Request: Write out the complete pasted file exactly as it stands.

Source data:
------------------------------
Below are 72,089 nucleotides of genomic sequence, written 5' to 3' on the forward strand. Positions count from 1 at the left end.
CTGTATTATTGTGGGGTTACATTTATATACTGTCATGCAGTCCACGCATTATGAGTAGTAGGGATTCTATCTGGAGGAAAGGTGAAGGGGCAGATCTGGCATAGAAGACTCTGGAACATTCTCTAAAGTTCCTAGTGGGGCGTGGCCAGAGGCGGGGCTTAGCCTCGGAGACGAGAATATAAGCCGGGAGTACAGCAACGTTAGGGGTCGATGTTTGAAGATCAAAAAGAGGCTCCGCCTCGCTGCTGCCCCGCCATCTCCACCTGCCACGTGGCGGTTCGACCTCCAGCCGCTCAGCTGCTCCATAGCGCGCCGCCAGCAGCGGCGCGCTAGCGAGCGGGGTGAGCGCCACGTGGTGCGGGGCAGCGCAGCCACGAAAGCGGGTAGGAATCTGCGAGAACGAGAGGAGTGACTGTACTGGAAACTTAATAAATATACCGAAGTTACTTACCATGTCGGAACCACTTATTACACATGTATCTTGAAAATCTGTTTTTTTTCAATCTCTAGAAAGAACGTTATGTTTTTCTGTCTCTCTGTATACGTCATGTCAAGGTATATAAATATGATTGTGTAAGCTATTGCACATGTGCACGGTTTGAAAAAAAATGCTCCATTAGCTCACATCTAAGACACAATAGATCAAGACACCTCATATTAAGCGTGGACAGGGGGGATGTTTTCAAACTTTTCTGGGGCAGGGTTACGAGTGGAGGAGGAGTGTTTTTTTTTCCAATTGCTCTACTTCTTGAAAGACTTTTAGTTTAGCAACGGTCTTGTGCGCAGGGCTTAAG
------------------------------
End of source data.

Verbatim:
Below are 72,089 nucleotides of genomic sequence, written 5' to 3' on the forward strand. Positions count from 1 at the left end.
CTGTATTATTGTGGGGTTACATTTATATACTGTCATGCAGTCCACGCATTATGAGTAGTAGGGATTCTATCTGGAGGAAAGGTGAAGGGGCAGATCTGGCATAGAAGACTCTGGAACATTCTCTAAAGTTCCTAGTGGGGCGTGGCCAGAGGCGGGGCTTAGCCTCGGAGACGAGAATATAAGCCGGGAGTACAGCAACGTTAGGGGTCGATGTTTGAAGATCAAAAAGAGGCTCCGCCTCGCTGCTGCCCCGCCATCTCCACCTGCCACGTGGCGGTTCGACCTCCAGCCGCTCAGCTGCTCCATAGCGCGCCGCCAGCAGCGGCGCGCTAGCGAGCGGGGTGAGCGCCACGTGGTGCGGGGCAGCGCAGCCACGAAAGCGGGTAGGAATCTGCGAGAACGAGAGGAGTGACTGTACTGGAAACTTAATAAATATACCGAAGTTACTTACCATGTCGGAACCACTTATTACACATGTATCTTGAAAATCTGTTTTTTTTCAATCTCTAGAAAGAACGTTATGTTTTTCTGTCTCTCTGTATACGTCATGTCAAGGTATATAAATATGATTGTGTAAGCTATTGCACATGTGCACGGTTTGAAAAAAAATGCTCCATTAGCTCACATCTAAGACACAATAGATCAAGACACCTCATATTAAGCGTGGACAGGGGGGATGTTTTCAAACTTTTCTGGGGCAGGGTTACGAGTGGAGGAGGAGTGTTTTTTTTTCCAATTGCTCTACTTCTTGAAAGACTTTTAGTTTAGCAACGGTCTTGTGCGCAGGGCTTAAG